Only a few things arouse true baseball fans more than a deserving blocked prospect finally getting a chance in the Major Leagues. That’s why the Kansas City Royals decision to hand Kila Ka’aihue the starting first-base job during Spring Training this season was such a dream come true. As bittersweet as it may seem, fans everywhere yearned for the countless Chris Berman outbursts of “And Kila kilas that ball!” But while Ka’aihue got his much-deserved opportunity, it slipped through his fingers almost as soon as he got it.
Ka’aihue posted a meager .195/.295/.317 line with 2 homeruns, 6 RBI, and 6 runs in 96 plate appearances for the Royals this season. Considering the Hawaiian owned a lethal .284/.419/.503 career line in 1,378 plate appearances at Triple-A, his offering in the show was very disappointing to say at least. As a reminder, this was the same guy who swatted 37 homeruns and owned a .314/.456/.628 line in 515 plate appearances between Double/Triple-A in 2008. Surely 96 plate appearances in the bigs is too small of a sample size to completely give-up on a hitter who has exhibited such an electric bat.
Yet as Mike Moustakas continues to struggle day-in-and-day-out as the Royals starting third baseman (.195/.250/.250 line with 1 homerun, 8 RBI, and 10 runs in 141 plate appearances), one has to wonder why Kila isn’t getting a second chance. Given that Kila is now re-blocked by Eric Hosmer and Billy Butler–and that he can’t play third base for the slumpng Moustakas–Kila doesn’t appear to have a spot on the Royals anytime in the near future. For this reason, it’s a bit perplexing as to why the Royals haven’t shopped the Minor League slugger.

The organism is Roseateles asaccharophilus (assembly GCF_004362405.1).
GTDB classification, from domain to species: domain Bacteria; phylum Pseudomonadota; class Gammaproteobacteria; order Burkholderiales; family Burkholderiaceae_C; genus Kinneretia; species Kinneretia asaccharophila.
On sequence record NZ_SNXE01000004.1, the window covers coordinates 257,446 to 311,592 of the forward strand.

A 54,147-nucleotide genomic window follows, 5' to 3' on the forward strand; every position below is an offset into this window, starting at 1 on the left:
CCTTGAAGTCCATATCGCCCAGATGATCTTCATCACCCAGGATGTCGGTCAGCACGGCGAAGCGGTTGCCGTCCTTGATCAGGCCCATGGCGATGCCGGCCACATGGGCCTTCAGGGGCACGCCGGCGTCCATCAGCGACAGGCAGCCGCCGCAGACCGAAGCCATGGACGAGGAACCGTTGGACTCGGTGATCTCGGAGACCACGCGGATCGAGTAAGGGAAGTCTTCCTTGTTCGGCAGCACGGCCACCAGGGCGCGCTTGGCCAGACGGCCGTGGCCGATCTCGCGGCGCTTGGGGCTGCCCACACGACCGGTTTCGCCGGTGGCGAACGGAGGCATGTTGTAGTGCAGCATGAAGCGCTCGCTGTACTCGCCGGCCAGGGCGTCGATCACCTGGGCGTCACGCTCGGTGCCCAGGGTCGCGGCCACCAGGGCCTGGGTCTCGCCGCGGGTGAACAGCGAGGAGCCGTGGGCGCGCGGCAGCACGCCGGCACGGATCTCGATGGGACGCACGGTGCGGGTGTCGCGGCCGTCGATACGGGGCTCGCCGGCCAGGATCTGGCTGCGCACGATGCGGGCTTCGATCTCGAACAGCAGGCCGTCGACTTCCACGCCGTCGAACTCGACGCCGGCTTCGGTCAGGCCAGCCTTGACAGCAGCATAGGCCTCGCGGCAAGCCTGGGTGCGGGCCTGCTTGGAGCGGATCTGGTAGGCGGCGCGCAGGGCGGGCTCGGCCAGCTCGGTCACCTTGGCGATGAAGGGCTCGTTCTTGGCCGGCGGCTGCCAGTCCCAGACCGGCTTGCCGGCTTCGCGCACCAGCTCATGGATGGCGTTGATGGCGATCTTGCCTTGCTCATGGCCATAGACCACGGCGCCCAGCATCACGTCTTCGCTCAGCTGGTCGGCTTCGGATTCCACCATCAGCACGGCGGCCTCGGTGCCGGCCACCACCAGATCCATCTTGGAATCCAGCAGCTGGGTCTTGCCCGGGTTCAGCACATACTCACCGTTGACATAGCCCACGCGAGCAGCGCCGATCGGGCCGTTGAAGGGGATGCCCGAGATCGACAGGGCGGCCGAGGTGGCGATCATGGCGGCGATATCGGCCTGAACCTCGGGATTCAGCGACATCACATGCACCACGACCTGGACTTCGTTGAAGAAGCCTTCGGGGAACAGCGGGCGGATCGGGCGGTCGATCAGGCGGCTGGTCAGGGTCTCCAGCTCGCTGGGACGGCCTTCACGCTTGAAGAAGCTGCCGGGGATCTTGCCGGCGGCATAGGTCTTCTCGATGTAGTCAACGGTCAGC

Kila has posted a very respectable .282/.396/.432 line with 6 homeruns, 46 RBI, and 30 runs in 268 plate appearances in Triple-A this season. But at age twenty-seven, the big bopper is running out of time as a Major League option. In fact, Kila is just a year younger than when Jack Cust was finally given the full-chance to start in the majors. Cust, at age 28, posted a “surprising” .256/.408/.504 line with 26 homeruns, 82 RBI, and 61 runs in 507 plate appearances for the Oakland Athletics in 2007. From 2007 to 2009, Cust averaged a .241/.378/.462 line with 28 homeruns, 76 RBI, and 75 runs per year. Jack Cust might not be the sexiest comparison player in the world, but it could be worse–especially for Ka’aihue.
Like the A’s did with Cust, surely a prospective team–I’m sure even the Athletics–would be willing to give Kila another crack at the Majors. More specifically, given the Royals recent interest in B.J. Upton, maybe Ka’aihue could be one of the pieces in a trade with the Tampa Bay Rays. Ka’aihue would provide the Rays an extremely cheap and potentially powerful option at first base in 2012 (and hopefully beyond). And if he didn’t pan out, he’d at least get his second chance.